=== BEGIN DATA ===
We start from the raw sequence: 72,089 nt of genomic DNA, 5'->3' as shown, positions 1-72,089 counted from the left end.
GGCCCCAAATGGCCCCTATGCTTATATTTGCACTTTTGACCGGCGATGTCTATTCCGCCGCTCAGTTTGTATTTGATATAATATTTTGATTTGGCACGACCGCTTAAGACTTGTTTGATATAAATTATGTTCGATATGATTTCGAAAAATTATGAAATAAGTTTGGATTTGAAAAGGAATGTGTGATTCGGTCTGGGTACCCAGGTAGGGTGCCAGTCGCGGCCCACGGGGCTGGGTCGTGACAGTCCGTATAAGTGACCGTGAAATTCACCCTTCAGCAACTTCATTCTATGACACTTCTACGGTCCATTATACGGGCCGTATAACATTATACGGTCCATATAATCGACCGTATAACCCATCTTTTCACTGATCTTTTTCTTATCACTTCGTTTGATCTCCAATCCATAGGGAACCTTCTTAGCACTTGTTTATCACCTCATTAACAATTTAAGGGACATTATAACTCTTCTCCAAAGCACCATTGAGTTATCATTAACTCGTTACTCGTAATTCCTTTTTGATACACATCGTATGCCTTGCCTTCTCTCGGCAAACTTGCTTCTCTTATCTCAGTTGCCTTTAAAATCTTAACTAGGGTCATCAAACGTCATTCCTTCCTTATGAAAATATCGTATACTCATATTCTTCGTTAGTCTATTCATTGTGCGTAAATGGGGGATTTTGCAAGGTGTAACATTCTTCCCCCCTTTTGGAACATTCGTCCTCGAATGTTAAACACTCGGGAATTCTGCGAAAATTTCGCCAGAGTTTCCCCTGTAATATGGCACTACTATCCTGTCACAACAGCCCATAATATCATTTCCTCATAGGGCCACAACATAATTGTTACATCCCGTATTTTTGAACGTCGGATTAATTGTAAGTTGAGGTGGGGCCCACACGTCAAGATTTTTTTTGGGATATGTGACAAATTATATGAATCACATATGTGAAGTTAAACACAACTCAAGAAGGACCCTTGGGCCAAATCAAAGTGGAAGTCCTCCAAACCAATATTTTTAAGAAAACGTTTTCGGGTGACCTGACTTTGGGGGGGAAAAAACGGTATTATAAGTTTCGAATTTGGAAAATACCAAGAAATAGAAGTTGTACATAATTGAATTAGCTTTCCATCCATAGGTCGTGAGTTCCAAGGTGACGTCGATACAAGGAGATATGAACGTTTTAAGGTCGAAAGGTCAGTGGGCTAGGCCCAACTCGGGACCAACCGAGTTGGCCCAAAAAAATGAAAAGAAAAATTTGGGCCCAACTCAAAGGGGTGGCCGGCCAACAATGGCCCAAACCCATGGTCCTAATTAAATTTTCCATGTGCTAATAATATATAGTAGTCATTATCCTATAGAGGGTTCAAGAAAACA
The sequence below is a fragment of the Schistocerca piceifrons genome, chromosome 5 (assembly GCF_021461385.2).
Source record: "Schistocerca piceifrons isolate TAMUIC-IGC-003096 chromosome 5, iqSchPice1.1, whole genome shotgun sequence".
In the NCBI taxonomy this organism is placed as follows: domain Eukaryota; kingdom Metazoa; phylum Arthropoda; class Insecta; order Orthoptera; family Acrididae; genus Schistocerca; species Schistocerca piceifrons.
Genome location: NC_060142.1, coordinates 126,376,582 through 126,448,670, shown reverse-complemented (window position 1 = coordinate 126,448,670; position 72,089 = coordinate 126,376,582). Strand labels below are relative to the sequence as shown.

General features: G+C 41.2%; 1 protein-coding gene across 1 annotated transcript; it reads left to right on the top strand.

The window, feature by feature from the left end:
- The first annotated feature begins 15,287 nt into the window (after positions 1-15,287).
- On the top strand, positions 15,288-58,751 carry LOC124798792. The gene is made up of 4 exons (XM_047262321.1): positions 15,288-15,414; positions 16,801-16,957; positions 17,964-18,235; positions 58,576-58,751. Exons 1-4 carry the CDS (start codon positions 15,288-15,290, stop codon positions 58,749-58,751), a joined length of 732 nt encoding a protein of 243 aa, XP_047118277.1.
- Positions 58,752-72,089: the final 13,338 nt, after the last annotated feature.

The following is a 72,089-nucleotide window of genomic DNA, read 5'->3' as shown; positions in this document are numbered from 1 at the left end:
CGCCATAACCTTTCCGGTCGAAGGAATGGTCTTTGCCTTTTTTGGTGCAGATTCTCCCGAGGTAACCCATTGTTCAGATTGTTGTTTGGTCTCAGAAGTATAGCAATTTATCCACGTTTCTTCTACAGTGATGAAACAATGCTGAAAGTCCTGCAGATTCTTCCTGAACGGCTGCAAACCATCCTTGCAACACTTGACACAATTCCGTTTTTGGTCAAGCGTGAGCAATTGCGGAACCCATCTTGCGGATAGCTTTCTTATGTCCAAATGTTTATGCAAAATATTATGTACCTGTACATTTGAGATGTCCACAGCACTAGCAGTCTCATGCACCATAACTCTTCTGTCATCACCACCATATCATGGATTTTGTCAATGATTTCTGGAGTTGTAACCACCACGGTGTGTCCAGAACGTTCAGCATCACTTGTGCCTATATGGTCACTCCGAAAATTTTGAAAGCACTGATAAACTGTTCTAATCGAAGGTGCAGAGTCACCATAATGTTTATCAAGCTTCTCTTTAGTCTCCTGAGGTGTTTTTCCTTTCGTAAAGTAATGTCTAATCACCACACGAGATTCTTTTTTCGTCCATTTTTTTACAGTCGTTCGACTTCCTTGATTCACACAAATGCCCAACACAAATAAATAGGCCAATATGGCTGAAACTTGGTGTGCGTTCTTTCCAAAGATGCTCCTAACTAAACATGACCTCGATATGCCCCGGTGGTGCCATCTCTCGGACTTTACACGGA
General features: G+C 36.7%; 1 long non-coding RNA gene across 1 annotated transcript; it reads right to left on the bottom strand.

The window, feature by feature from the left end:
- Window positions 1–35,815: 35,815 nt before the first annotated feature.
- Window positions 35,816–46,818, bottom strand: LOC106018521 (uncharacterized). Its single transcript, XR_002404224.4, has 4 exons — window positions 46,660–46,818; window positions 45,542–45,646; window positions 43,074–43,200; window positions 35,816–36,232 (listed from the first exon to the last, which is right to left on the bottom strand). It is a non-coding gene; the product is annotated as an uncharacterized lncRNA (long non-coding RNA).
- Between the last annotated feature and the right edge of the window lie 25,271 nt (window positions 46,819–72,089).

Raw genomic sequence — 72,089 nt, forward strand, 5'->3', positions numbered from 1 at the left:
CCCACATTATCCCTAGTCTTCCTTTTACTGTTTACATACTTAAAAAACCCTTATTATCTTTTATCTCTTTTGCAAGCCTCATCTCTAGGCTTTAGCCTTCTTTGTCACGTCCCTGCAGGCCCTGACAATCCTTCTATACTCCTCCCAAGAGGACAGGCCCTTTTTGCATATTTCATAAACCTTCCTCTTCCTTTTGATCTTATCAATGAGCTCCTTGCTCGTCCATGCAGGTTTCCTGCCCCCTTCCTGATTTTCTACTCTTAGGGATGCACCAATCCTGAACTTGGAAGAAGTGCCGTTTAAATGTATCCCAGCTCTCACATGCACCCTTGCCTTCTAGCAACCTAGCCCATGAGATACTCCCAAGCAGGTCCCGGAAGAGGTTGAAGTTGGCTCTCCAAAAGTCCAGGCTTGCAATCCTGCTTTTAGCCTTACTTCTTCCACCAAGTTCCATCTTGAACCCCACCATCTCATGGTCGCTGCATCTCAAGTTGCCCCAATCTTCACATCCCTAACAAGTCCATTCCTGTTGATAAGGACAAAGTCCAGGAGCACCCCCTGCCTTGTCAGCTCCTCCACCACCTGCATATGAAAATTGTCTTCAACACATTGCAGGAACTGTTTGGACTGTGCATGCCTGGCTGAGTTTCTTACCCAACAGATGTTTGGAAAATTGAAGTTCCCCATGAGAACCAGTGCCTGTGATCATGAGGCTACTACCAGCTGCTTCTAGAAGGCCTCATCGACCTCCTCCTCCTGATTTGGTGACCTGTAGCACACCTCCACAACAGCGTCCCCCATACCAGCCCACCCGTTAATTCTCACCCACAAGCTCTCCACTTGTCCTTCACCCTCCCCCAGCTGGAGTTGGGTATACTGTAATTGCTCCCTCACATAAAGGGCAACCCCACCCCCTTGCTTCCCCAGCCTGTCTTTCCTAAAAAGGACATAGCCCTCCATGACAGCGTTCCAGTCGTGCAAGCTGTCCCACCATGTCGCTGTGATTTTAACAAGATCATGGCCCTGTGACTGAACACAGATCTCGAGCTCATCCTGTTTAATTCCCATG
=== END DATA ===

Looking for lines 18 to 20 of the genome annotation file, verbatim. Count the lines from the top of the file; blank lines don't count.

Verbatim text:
- Between the last annotated feature and the right edge of the window lie 25,271 nt (window positions 46,819–72,089).

Raw genomic sequence — 72,089 nt, forward strand, 5'->3', positions numbered from 1 at the left:
CCCACATTATCCCTAGTCTTCCTTTTACTGTTTACATACTTAAAAAACCCTTATTATCTTTTATCTCTTTTGCAAGCCTCATCTCTAGGCTTTAGCCTTCTTTGTCACGTCCCTGCAGGCCCTGACAATCCTTCTATACTCCTCCCAAGAGGACAGGCCCTTTTTGCATATTTCATAAACCTTCCTCTTCCTTTTGATCTTATCAATGAGCTCCTTGCTCGTCCATGCAGGTTTCCTGCCCCCTTCCTGATTTTCTACTCTTAGGGATGCACCAATCCTGAACTTGGAAGAAGTGCCGTTTAAATGTATCCCAGCTCTCACATGCACCCTTGCCTTCTAGCAACCTAGCCCATGAGATACTCCCAAGCAGGTCCCGGAAGAGGTTGAAGTTGGCTCTCCAAAAGTCCAGGCTTGCAATCCTGCTTTTAGCCTTACTTCTTCCACCAAGTTCCATCTTGAACCCCACCATCTCATGGTCGCTGCATCTCAAGTTGCCCCAATCTTCACATCCCTAACAAGTCCATTCCTGTTGATAAGGACAAAGTCCAGGAGCACCCCCTGCCTTGTCAGCTCCTCCACCACCTGCATATGAAAATTGTCTTCAACACATTGCAGGAACTGTTTGGACTGTGCATGCCTGGCTGAGTTTCTTACCCAACAGATGTTTGGAAAATTGAAGTTCCCCATGAGAACCAGTGCCTGTGATCATGAGGCTACTACCAGCTGCTTCTAGAAGGCCTCATCGACCTCCTCCTCCTGATTTGGTGACCTGTAGCACACCTCCACAACAGCGTCCCCCATACCAGCCCACCCGTTAATTCTCACCCACAAGCTCTCCACTTGTCCTTCACCCTCCCCCAGCTGGAGTTGGGTATACTGTAATTGCTCCCTCACATAAAGGGCAACCCCACCCCCTTGCTTCCCCAGCCTGTCTTTCCTAAAAAGGACATAGCCCTCCATGACAGCGTTCCAGTCGTGCAAGCTGTCCCACCATGTCGCTGTGATTTTAACAAGATCATGGCCCTGTGACTGAACACAGATCTCGAGCTCATCCTGTTTAATTCCCATG